“Try not to avoid sex or touching your vulva completely, as this may make your vulva more sensitive,” she says. “If sex is painful, try to find a position that’s more comfortable, or if penetration is painful, do other sexually intimate activities together until you’ve sought advice.”


“Some women find local anaesthetic creams helpful in numbing the area,” explains Dr Webberley. “Or sometimes a strong steroid cream applied regularly can help over a longer term,”

Dilks recommends applying lidocaine, an anaesthetic gel, to the vulva 10 minutes before sex to help make it more comfortable. She added that if the pain is constant, it’s worth applying the cream regularly throughout the day. 

“A tip is to put some on a cotton makeup removal pad and put it onto the sore area so it’s held in place by your underwear,” she added, before pointing out it’s best to seek a doctor’s advice before trying it.

Dilks says that if the vulva is dry, vaginal lubricants and aqueous cream may help to soothe the area and moisturise it. But, again, it’s worth speaking to your pharmacist about these treatments before trying them.


Conventional painkillers such as paracetamol won’t usually relieve the pain of vulvodynia, but several medications available on prescription can help.

Webberley explains: “As the pain has many qualities in common with the nerve pain that can occur after a shingles outbreak, nerve-type drugs such as amitriptyline can be very effective.”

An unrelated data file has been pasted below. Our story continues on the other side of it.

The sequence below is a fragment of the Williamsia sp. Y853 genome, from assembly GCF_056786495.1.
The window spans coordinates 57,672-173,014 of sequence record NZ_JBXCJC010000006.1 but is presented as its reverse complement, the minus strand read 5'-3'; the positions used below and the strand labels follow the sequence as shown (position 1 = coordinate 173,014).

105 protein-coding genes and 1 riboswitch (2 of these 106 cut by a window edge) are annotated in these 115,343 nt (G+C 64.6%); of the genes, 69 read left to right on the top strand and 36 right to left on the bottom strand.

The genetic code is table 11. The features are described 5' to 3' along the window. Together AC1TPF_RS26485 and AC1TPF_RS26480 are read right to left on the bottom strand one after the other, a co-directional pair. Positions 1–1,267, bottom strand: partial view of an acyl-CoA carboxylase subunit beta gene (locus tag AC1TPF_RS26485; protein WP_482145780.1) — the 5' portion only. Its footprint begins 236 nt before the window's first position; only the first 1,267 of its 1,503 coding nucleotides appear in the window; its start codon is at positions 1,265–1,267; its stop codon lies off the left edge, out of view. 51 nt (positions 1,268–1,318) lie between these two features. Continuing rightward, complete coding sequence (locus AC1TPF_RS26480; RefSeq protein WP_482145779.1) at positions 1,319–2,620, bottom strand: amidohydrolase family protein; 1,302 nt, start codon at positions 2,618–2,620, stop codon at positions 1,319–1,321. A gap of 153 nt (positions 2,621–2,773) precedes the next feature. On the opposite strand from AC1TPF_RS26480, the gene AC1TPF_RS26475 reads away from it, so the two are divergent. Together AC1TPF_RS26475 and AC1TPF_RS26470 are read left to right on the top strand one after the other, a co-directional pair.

It’s worth noting that amitriptyline is an antidepressant, meaning there are possible side effects, some of which include tiredness, weight gain and a dry mouth.

“Gabapentin and pregabalin, which are from a group of drugs known as pain modulators, may also help although the side effects from these medications include dizziness, drowsiness and weight gain,” adds Dilks.

“Your doctor will probably start you on a low dose and gradually increase it until your pain subsides. You may need to take the medication for several months.”

TENS machine

A TENS machine (transcutaneous electronic nerve stimulation) may also be used to reduce the pain, by delivering a mild electrical current to the affected area.

According to the NHS, the electrical impulses can reduce the pain signals going to the spinal cord and brain, which may help relieve pain and relax muscles.

“They may also stimulate the production of endorphins, which are the body’s natural painkillers,” the site adds.


If medication isn’t an option, therapy certainly should be. 

Cognitive behavioural therapy (CBT) helps patients manage their problems by changing how they think and act. Dilks explains: “It can often help women cope with the impact that vulvodynia has on their life.”

Meanwhile psychosexual counselling is helpful when pain is affecting intimacy. “This is a type of therapy that aims to address problems such as fear and anxiety about sex, and to restore a physical relationship with your partner,” she adds.

Self-help groups, forums and charities may also prove valuable resources for women. 

Dr Webberley concludes: “Suffering in silence should not be an option.”